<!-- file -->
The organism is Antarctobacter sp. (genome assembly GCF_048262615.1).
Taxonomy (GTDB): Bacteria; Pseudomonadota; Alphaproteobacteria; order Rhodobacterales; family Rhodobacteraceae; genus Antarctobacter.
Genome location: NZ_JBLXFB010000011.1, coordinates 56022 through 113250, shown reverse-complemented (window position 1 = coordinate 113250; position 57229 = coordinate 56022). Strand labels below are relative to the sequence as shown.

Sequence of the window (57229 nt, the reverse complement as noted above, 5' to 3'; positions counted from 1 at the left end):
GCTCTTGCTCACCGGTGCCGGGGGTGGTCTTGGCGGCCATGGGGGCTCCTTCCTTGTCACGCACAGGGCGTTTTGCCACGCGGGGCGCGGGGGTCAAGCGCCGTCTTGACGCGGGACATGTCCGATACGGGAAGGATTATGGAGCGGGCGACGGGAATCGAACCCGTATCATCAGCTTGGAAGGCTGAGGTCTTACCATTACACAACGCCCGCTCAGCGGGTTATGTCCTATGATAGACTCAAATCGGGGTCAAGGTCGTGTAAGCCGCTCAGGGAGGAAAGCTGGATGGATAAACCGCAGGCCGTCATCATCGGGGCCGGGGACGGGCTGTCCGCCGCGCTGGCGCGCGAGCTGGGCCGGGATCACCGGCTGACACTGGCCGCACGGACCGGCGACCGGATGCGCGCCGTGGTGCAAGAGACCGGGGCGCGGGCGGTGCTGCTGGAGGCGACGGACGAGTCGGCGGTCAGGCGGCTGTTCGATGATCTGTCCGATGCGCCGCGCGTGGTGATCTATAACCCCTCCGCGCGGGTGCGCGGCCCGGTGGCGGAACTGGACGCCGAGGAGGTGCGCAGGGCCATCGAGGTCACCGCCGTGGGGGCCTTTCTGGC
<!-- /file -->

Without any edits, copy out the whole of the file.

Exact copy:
The organism is Antarctobacter sp. (genome assembly GCF_048262615.1).
Taxonomy (GTDB): Bacteria; Pseudomonadota; Alphaproteobacteria; order Rhodobacterales; family Rhodobacteraceae; genus Antarctobacter.
Genome location: NZ_JBLXFB010000011.1, coordinates 56022 through 113250, shown reverse-complemented (window position 1 = coordinate 113250; position 57229 = coordinate 56022). Strand labels below are relative to the sequence as shown.

Sequence of the window (57229 nt, the reverse complement as noted above, 5' to 3'; positions counted from 1 at the left end):
GCTCTTGCTCACCGGTGCCGGGGGTGGTCTTGGCGGCCATGGGGGCTCCTTCCTTGTCACGCACAGGGCGTTTTGCCACGCGGGGCGCGGGGGTCAAGCGCCGTCTTGACGCGGGACATGTCCGATACGGGAAGGATTATGGAGCGGGCGACGGGAATCGAACCCGTATCATCAGCTTGGAAGGCTGAGGTCTTACCATTACACAACGCCCGCTCAGCGGGTTATGTCCTATGATAGACTCAAATCGGGGTCAAGGTCGTGTAAGCCGCTCAGGGAGGAAAGCTGGATGGATAAACCGCAGGCCGTCATCATCGGGGCCGGGGACGGGCTGTCCGCCGCGCTGGCGCGCGAGCTGGGCCGGGATCACCGGCTGACACTGGCCGCACGGACCGGCGACCGGATGCGCGCCGTGGTGCAAGAGACCGGGGCGCGGGCGGTGCTGCTGGAGGCGACGGACGAGTCGGCGGTCAGGCGGCTGTTCGATGATCTGTCCGATGCGCCGCGCGTGGTGATCTATAACCCCTCCGCGCGGGTGCGCGGCCCGGTGGCGGAACTGGACGCCGAGGAGGTGCGCAGGGCCATCGAGGTCACCGCCGTGGGGGCCTTTCTGGC